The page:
• Do not stir the sugar when you are heating it. Stirring the sugar can set off a chain reaction that can cause sugar to seize up and crystallize the sugar, ruining the entire batch.
  • To clean your saucepan, pour the excess sugar mixture into a disposable can, bottle or jar. Then add water to the saucepan and bring it to a boil mix and pour it down the sink. Repeat to remove all the hardened sugar.
  • For a brighter color add food coloring. If you want your strawberry tanghulu to really pop, you can add 1-2 drops of red food coloring when you add the sugar, water, and corn syrup.

Storage Instructions

This strawberry tanghulu is best served immediately, over time the sugar will absorb the moisture from the fruit and become soft and chewy. However, you can store them in the refrigerator in an airtight container for up to 3 days.

Frequently Asked Q’s & A’s

What is tanghulu made of?

Tanghulu is made with fruit skewered on bamboo skewers that are covered in a hard sugar syrup made with sugar, corn syrup, and water.

Is tanghulu supposed to stick to your teeth?

No, tanghulu should be crisp with an immediate crunch when you take a bite. It should not be sticky or chewy like caramel. This only happens if your sugar syrup was not heated to 300°F or 150°C degrees.

Can I make strawberry tanghulu without a candy thermometer?

Yes! You can make strawberry tanghulu without a candy thermometer. To test if the sugar is ready, simply drizzle the hot sugar syrup into a bowl of cold water. It should instantly harden into brittle crystal ribbons that easily snap. If the crystals bend, then it is not ready yet. However, I recommend using a candy thermometer for best results.

Why do you need corn syrup for tanghulu?

Corn syrup is a common ingredient in hard candy recipes because it is an invert sugar. Invert sugar inhibits the formation of sugar crystals and provides a smooth texture to hard candy. It prevents the sugar syrup from crystalizing and turning goopy when the strawberries are dipped into the syrup.

Can I make this tanghulu recipe without corn syrup?

Yes of course! If you don’t want to use corn syrup for this tanghulu recipe, you can use a 2:1 ratio of sugar to water instead. In other words, you should use 400 g of sugar with 200 ml of water.

What other fruit can I use with this Tanghulu recipe?

Tanghulu is traditionally made with hawthorn fruit that is prevalent in China. However, you can use any fruit that you like! It works best with strawberries, mandarins, grapes, blueberries, pineapple, and kiwi.

Did you make Tanghulu?

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Recipe

Up close of someone holding up strawberry tanghulu.

Tanghulu

5 from 1 vote
Prep Time 10 minutes
Cook Time 15 minutes
Total Time 25 minutes
Let’s make this beautifully glossy strawberry tanghulu at home! This popular Chinese street snack is made with fresh strawberries coated in a thin sugar syrup.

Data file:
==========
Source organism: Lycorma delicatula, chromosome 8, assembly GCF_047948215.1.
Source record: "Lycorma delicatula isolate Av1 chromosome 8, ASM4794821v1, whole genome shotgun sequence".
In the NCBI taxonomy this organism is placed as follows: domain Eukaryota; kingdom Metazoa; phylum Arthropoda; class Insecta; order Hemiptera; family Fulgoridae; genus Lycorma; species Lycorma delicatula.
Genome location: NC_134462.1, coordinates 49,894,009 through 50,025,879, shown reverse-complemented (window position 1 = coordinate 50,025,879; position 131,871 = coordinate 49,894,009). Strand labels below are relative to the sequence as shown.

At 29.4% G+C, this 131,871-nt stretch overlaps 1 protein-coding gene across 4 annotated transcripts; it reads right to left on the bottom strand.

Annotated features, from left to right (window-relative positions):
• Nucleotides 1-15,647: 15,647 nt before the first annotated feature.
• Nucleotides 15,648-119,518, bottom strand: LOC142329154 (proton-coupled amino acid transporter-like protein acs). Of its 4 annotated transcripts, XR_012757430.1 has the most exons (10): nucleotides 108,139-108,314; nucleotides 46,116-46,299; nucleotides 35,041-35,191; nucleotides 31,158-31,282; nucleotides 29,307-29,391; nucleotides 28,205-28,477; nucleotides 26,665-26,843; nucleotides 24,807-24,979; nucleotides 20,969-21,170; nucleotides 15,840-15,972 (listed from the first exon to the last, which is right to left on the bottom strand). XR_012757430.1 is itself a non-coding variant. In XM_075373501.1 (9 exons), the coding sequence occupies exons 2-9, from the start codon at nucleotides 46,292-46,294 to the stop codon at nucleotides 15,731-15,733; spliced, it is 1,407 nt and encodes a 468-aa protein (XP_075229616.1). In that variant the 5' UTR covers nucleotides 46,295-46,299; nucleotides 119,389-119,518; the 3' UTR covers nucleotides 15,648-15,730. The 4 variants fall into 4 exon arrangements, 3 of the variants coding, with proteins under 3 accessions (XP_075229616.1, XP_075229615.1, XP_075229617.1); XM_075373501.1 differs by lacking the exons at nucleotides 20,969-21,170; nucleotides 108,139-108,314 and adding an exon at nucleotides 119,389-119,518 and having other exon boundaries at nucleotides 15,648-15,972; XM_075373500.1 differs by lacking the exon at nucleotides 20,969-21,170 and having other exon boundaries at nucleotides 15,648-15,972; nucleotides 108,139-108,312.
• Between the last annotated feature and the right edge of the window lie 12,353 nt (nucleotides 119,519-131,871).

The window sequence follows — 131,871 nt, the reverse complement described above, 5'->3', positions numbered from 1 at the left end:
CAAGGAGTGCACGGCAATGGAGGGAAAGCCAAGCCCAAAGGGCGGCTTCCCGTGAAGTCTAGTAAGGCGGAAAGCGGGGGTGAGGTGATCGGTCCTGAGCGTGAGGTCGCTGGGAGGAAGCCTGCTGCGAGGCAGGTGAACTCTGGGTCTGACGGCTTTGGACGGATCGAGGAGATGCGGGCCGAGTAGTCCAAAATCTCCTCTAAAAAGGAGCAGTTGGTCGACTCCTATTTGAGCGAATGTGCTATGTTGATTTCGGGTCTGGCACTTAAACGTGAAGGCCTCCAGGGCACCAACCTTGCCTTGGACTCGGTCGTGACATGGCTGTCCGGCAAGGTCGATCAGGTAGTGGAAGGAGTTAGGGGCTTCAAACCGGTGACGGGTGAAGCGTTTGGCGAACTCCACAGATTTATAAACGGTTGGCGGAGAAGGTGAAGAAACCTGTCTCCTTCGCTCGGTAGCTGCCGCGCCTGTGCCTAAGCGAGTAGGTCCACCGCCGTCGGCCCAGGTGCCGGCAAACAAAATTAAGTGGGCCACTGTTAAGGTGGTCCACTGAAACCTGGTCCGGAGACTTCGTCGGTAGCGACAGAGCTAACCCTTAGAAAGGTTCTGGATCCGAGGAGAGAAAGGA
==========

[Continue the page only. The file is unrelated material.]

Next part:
Servings: 6 skewers
Print Recipe

Ingredients

  • 25 strawberries washed and stems removed
  • 2 cups (400g) granulated sugar
  • cup (120 g) corn syrup
  • ½ cup (125 g) water

Instructions

  • Prepare the strawberries. Wash the strawberries and dry them completely. Any remaining moisture will prevent the sugar syrup from coating the strawberries. Skewer the strawberries on sticks.
  • Line a baking sheet. Line a baking sheet with parchment paper set aside.
  • Cook the candied sugar until 300°F. In a small saucepan, add the sugar, corn syrup, and water. Mix until combined. Place your candy thermometer in the saucepan and cook on medium heat until it reaches 300°F or 150°C WITHOUT STIRRING about 12-15 minutes. The sugar should be lightly golden and bubbling. To test if the sugar is ready without a thermometer, drizzle some hot sugar syrup into ice cold water. If it turns into brittle crystal ribbons that crunches when you bite it then it is ready.
  • Coat the strawberries. When the temperature is at 300°F or 150°C, turn off the heat, tilt the pot slightly so the syrup pools to one side. Dip and gently twirl the skewered strawberries until completely coated. Allow the excess syrup to drip off before placing the sugared strawberries onto the lined baking sheet. Repeat until all the strawberries are sugared.
  • Serve. Allow the sugar coating to harden completely before removing from the baking sheet. Serve immediately and enjoy!

Notes

  • Make sure your fruit is completely dry. This will ensure that sugar syrup will bind and coat the strawberries. Any moisture will prevent the sugar from binding to the fruit leaving an empty gap.
  • Use a candy thermometer. This takes the guesswork out of how hot the temperature needs to be. You need the temperature to reach exactly 300°F or 150°C for the ultimate hard shell.
  • Do not stir the sugar when you are heating it. Stirring the sugar can set off a chain reaction that can cause sugar to seize up and crystallize the sugar, ruining the entire batch.
  • To clean your saucepan, pour the excess sugar mixture into a disposable can, bottle or jar. Then add water to the saucepan and bring it to a boil mix and pour it down the sink. Repeat to remove all the hardened sugar.
  • For a brighter color add food coloring. If you want your strawberry tanghulu to really pop, you can add 1-2 drops of red food coloring when you add the sugar, water, and corn syrup.

Nutrition:

Calories: 344kcal | Carbohydrates: 89g | Protein: 1g | Fat: 1g | Saturated Fat: 1g | Polyunsaturated Fat: 1g | Monounsaturated Fat: 1g | Sodium: 15mg | Potassium: 78mg | Fiber: 1g | Sugar: 88g | Vitamin A: 6IU | Vitamin C: 29mg | Calcium: 12mg | Iron: 1mg